Marie Delphine Macarty or MacCarthy, also known as Madame Blanque, was infamously known as Madame LaLaurie after her third marriage. A New Orleans’ sociali...
Marie Delphine Macarty or MacCarthy, also known as Madame Blanque, was infamously known as Madame LaLaurie after her third marriage. A New Orleans’ socialite and alleged serial killer for notoriously torturing and supposedly murdering her four household slaves.
Born during the Spanish colonial era, Lalaurie married thrice in Louisiana. She maintained her staunch reputation in the New Orleans’ community until 10 April 1834, when a fire at her Royal Street mansion led to discovery of shackled slaves in her attic. This revealed that they had undergone brutal treatment over a long period of time. Eventually, her mansion was sacked by the infuriated New Orleanians. She then fled to France along with her family.
Lalaurie mansion, the mansion where she lived, has been called the house of horrors because of its horrifying history and also happens to be landmark in French Quarter as it was among the few colossal homes in the Quarter. (12.1)
In 1780, Lalaurie was born to Louis Barthelemy de McCarty (originally Chevalier de MacCarthy) and Marie-Jeanne L'Erable ("the widow Le Comte"). Both her parents were notable in the town's white Creole community.
Delphine's Uncle “Esteban Rodríguez Miró” was the Governor of the Spanish American provinces of Louisiana and Florida during 1785–1791 and her cousin Augustin de Macarty was the Mayor of New Orleans during 1815-1820. (12.1)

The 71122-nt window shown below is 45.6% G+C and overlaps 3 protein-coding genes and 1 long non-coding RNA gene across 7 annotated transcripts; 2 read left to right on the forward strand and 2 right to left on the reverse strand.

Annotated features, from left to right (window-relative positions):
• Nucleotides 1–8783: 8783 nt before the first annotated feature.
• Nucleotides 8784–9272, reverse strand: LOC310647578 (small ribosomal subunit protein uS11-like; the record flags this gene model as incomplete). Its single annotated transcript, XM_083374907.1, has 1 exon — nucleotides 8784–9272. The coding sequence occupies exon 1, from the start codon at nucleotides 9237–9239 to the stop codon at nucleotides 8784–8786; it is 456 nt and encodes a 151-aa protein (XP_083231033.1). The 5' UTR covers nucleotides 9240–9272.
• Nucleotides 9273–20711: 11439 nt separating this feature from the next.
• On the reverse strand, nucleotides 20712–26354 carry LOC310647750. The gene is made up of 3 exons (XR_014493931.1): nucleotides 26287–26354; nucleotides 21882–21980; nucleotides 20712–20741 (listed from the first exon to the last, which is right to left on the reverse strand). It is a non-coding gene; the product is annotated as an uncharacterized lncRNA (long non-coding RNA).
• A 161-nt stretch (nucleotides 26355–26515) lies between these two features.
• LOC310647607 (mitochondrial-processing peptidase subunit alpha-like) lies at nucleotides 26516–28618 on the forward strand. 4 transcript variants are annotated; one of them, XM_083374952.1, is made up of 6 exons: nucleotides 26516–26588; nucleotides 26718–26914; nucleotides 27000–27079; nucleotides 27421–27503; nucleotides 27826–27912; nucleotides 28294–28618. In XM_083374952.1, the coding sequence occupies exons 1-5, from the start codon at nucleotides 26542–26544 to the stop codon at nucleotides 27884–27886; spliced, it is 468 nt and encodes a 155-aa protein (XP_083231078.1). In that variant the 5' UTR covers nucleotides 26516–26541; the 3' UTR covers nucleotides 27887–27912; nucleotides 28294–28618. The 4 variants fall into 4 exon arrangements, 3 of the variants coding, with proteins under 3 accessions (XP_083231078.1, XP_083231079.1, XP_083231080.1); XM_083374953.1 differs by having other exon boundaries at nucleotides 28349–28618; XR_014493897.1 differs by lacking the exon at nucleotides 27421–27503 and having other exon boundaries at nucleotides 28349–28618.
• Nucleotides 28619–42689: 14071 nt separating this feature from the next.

In the slave quarters next to the Royal Mansion, LaLaurie kept her black slaves in slave quarters. British writer and social theorist Harriet Martineau reported tales in 1838 as told to her by New Orlean’ citizens during her 1836 visit according to which LaLaurie's slaves were found to be "singularly haggard and wretched".
In her public appearances, LaLaurie maintained a polite stance to black people and expressed concern toward the health of her slaves. Also, the court’s records indicate that LaLaurie released two of her slaves (Jean Louis in 1819 and Deviance in 1832). Despite that, Martineau claimed that public rumors about LaLaurie's mistreatment of her slaves were rife.
So to remind LaLaurie of the law and order related to upkeep of slaves, a local lawyer was sent to the Royal Street. After lawyer inspected, no evidence of wrongdoing or mistreatment of slaves by LaLaurie was discovered.
Martineau reported that soon after the local lawyer’s visit, a neighbor of LaLaurie saw a 12-year-old girl Lia or Leah (one of her slaves) fall to death from the Royal Street mansion’s roof as she tried to avoid punishment from the whip-wielding LaLaurie.Lia was later buried in the mansion grounds. Upon investigation, LaLaurie was found to be guilty of illegal cruelty and forced to release 9 slaves. They were later brought back into the Royal Street by LaLaurie. She even shackled a cook to the kitchen stove and would beat her daughters when they tried feeding the slaves.
A fire broke out in the kitchen of LaLaurie mansion on April 10, 1834. When the police and fire marshals reached, they discovered that a 70-year-old woman cook was chained to the stove. Later, she made the confession that she’d set the fire as a suicide attempt as she feared punishment of being taken to the uppermost room. As was known, anyone taken to the room never returned back.
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